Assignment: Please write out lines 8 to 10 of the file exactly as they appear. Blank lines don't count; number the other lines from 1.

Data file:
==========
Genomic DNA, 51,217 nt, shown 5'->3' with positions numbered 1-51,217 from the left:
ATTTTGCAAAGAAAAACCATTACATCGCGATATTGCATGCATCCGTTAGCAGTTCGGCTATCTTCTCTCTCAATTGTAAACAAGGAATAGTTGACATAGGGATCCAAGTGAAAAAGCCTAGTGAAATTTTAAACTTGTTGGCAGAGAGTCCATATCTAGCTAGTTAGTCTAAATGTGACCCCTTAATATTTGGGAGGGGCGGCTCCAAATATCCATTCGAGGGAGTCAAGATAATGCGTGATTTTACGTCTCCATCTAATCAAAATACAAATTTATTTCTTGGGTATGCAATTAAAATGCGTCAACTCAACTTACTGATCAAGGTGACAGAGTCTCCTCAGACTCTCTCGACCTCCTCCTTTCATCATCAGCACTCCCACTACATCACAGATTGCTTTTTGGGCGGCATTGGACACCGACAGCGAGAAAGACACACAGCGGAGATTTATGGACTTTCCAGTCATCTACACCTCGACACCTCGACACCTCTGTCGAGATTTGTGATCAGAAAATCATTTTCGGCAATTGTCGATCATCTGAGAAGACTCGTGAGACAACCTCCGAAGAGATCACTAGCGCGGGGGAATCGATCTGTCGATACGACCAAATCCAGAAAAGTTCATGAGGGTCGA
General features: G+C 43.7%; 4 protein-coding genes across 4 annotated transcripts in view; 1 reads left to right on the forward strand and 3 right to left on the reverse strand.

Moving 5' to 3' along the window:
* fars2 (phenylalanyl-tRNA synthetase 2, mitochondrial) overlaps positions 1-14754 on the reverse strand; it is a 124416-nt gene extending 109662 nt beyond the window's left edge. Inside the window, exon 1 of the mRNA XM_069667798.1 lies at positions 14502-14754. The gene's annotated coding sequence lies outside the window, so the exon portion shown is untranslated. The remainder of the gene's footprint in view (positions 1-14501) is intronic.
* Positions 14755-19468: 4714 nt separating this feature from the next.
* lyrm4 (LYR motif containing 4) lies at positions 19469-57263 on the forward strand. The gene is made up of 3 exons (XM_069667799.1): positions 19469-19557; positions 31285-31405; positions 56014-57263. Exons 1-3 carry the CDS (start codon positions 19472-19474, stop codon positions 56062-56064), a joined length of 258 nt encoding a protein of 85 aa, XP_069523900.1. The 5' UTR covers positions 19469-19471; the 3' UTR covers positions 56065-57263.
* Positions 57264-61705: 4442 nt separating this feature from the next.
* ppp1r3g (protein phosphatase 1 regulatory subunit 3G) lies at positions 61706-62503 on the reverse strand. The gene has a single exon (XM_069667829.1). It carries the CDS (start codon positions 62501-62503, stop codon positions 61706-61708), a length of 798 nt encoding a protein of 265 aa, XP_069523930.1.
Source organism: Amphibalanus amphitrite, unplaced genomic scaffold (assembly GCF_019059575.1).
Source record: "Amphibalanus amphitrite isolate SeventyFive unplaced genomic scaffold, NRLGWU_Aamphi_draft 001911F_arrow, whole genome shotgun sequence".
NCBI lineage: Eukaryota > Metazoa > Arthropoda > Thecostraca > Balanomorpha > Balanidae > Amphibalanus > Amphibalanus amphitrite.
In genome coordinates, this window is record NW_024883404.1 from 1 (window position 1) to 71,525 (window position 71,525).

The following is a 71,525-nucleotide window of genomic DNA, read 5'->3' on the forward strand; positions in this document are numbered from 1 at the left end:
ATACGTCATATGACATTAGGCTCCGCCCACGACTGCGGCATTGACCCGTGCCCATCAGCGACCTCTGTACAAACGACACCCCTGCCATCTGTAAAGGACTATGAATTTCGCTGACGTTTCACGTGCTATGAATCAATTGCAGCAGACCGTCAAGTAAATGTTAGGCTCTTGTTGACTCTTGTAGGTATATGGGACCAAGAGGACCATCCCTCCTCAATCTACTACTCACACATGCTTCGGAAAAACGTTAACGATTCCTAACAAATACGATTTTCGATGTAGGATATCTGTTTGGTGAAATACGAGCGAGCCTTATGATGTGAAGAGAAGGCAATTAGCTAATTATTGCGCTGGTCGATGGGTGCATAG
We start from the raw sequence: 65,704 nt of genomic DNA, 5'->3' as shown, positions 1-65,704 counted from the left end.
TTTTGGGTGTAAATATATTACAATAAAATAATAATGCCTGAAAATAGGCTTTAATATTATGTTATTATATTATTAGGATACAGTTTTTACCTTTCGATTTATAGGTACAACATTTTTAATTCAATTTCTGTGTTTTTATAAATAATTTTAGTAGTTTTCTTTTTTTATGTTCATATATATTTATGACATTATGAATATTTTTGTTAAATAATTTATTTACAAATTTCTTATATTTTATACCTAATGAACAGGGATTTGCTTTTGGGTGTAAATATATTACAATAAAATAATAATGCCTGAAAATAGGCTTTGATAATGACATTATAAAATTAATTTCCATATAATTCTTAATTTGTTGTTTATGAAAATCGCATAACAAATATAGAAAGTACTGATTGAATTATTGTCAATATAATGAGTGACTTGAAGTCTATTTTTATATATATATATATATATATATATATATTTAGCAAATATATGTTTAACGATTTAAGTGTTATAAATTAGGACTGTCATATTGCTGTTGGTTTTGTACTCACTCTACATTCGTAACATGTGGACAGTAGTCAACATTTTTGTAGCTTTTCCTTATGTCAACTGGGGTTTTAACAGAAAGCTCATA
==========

* Positions 57264-61705: 4442 nt separating this feature from the next.
* ppp1r3g (protein phosphatase 1 regulatory subunit 3G) lies at positions 61706-62503 on the reverse strand. The gene has a single exon (XM_069667829.1). It carries the CDS (start codon positions 62501-62503, stop codon positions 61706-61708), a length of 798 nt encoding a protein of 265 aa, XP_069523930.1.
Source organism: Amphibalanus amphitrite, unplaced genomic scaffold (assembly GCF_019059575.1).